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Guerrillas flee FARC camp with abductees

  • Story Highlights
  • Colombian government offers rewards to guerrillas if they surrender, free hostages
  • FARC rebels leave their camp at dawn with teen and adult kidnap victims
  • Guerrillas have escaped with kidnap victims five times in the past month
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BOGOTA, Colombia (CNN) -- Two guerrillas fled their camp Tuesday deep in the forests of southern Colombia with two kidnap victims that they used in exchange for their freedom, a spokesman for the Ministry of Defense said Tuesday.

The Colombian government has recently stepped up pressure on rebels from the leftist Revolutionary Armed Forces of Colombia (FARC), offering rewards to the guerrillas if they surrender and free their hostages.

The incident occurred at dawn, when two members left the camp with a 14-year-old boy and an adult man, both of whom had been kidnapped in December. The rebels brought the two victims to Medellin del Ariari in Meta Department, south of Bogota, the spokesman said.

The guerrillas identified themselves by their aliases, "David" and "Ernesto."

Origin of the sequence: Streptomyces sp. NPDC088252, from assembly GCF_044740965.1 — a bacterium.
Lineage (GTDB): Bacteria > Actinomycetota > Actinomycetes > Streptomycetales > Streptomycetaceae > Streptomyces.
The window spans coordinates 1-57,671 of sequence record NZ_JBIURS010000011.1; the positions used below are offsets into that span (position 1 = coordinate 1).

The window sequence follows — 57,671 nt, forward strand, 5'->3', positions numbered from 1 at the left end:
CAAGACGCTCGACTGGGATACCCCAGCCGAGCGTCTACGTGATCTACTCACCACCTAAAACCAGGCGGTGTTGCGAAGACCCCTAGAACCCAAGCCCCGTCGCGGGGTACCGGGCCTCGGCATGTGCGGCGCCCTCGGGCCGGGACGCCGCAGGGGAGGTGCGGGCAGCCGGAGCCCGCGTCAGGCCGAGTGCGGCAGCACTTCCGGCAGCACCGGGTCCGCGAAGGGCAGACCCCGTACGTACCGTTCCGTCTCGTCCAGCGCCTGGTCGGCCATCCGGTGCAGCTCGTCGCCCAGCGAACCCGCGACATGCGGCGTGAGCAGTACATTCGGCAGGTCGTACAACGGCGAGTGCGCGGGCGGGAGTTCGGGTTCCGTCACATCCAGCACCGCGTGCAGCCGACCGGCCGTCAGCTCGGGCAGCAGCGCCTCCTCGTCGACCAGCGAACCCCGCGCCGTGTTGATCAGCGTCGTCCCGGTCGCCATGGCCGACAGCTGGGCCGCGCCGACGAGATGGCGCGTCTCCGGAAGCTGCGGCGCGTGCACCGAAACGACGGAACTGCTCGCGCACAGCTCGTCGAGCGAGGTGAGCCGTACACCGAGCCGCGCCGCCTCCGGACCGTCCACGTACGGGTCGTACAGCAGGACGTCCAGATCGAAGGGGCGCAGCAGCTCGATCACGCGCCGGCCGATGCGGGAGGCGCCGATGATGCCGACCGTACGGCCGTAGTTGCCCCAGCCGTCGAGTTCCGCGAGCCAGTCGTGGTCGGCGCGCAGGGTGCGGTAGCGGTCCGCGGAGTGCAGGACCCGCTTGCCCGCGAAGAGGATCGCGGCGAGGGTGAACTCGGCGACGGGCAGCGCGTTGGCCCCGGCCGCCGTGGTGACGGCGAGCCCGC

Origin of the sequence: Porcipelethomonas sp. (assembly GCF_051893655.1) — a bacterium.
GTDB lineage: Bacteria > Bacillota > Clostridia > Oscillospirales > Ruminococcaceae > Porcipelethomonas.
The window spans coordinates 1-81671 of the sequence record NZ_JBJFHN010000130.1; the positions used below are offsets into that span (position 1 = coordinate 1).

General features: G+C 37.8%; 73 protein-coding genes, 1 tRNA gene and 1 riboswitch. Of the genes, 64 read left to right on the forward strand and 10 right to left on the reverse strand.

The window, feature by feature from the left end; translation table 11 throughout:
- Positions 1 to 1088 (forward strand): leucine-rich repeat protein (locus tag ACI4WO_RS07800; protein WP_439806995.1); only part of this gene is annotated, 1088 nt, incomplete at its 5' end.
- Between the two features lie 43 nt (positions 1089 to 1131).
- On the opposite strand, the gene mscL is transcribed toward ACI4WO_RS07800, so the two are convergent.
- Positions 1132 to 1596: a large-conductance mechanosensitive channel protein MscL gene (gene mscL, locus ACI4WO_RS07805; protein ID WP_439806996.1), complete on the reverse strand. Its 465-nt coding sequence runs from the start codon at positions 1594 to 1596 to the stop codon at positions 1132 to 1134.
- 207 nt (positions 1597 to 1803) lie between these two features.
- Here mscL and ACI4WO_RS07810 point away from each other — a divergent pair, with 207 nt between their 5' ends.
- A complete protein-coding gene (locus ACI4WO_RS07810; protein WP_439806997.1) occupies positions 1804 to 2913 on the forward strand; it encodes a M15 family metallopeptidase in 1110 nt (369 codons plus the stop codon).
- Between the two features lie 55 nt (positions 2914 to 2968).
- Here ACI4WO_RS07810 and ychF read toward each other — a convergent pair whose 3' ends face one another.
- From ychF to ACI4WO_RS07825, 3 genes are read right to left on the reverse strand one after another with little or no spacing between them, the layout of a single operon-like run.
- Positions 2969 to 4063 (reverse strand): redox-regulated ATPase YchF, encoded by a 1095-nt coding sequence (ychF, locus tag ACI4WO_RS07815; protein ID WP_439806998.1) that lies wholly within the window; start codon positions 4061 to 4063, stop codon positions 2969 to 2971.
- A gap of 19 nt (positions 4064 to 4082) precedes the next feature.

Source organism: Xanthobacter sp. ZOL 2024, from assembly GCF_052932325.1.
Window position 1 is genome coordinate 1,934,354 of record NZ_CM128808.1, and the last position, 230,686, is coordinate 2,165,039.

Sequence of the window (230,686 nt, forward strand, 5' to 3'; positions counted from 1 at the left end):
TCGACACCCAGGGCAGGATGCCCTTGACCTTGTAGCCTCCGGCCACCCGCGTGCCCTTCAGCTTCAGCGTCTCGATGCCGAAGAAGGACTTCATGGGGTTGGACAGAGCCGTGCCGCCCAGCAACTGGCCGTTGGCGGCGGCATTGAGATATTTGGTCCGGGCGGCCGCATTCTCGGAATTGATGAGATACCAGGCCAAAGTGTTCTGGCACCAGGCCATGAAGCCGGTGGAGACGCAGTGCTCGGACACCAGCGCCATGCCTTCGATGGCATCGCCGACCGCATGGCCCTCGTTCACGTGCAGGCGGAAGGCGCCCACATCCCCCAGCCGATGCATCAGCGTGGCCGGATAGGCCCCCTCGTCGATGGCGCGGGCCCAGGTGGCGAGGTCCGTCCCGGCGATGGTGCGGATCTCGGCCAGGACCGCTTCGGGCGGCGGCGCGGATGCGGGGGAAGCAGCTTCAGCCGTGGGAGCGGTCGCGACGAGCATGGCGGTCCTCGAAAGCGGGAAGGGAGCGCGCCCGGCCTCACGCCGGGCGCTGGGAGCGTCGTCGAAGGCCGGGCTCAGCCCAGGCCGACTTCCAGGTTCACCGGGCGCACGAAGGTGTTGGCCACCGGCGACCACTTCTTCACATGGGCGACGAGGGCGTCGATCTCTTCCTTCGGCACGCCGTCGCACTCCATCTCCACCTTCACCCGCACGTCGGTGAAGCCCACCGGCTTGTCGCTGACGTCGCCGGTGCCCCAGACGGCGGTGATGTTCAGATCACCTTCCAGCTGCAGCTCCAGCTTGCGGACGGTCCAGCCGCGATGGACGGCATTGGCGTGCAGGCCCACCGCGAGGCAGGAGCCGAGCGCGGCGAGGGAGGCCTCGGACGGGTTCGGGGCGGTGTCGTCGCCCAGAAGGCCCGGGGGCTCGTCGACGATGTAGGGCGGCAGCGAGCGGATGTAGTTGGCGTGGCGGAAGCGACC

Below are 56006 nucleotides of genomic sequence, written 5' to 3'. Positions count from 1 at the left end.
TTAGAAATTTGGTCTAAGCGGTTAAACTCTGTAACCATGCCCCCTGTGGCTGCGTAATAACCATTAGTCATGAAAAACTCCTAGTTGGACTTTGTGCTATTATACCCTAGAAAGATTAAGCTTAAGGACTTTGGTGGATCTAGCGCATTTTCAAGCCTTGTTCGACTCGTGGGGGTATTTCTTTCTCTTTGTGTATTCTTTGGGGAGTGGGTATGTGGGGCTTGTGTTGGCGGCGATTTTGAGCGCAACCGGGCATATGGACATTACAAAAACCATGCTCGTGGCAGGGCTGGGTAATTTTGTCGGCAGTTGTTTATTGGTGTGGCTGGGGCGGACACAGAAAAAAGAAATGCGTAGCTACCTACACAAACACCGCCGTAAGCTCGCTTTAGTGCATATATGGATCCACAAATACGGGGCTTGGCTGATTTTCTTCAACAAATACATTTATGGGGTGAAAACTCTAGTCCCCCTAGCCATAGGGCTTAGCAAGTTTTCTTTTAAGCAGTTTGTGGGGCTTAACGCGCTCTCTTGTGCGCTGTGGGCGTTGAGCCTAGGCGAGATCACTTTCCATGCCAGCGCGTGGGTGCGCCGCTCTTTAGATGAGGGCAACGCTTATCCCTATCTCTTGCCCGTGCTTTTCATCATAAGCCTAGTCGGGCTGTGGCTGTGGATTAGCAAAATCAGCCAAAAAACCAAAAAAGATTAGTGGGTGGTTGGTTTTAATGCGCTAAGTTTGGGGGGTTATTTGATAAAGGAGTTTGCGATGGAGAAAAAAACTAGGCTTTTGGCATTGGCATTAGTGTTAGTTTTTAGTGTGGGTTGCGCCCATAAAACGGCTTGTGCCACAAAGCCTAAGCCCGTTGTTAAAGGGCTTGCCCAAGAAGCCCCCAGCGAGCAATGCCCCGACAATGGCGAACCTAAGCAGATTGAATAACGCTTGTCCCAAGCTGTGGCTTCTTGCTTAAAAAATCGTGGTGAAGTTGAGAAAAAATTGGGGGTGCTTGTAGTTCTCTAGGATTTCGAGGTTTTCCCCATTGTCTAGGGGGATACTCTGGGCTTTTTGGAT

Guerrillas now have escaped with kidnap victims five times in the past month.

The Colombian government says the FARC's military force has been severely compromised in recent months, but authorities still accuse it of trafficking huge quantities of cocaine to finance its decades-old insurgency.

The government says 3,000 people remain kidnapped in Colombia and the FARC is responsible for 700 of them.

In July, former presidential candidate Ingrid Betancourt was freed from her FARC holders, along with three American military contractors and 11 Colombian police and military members in a daring escape attempt staged by Colombian authorities posing as FARC rebels.

CNN's Fernando Ramos contributed to this story.

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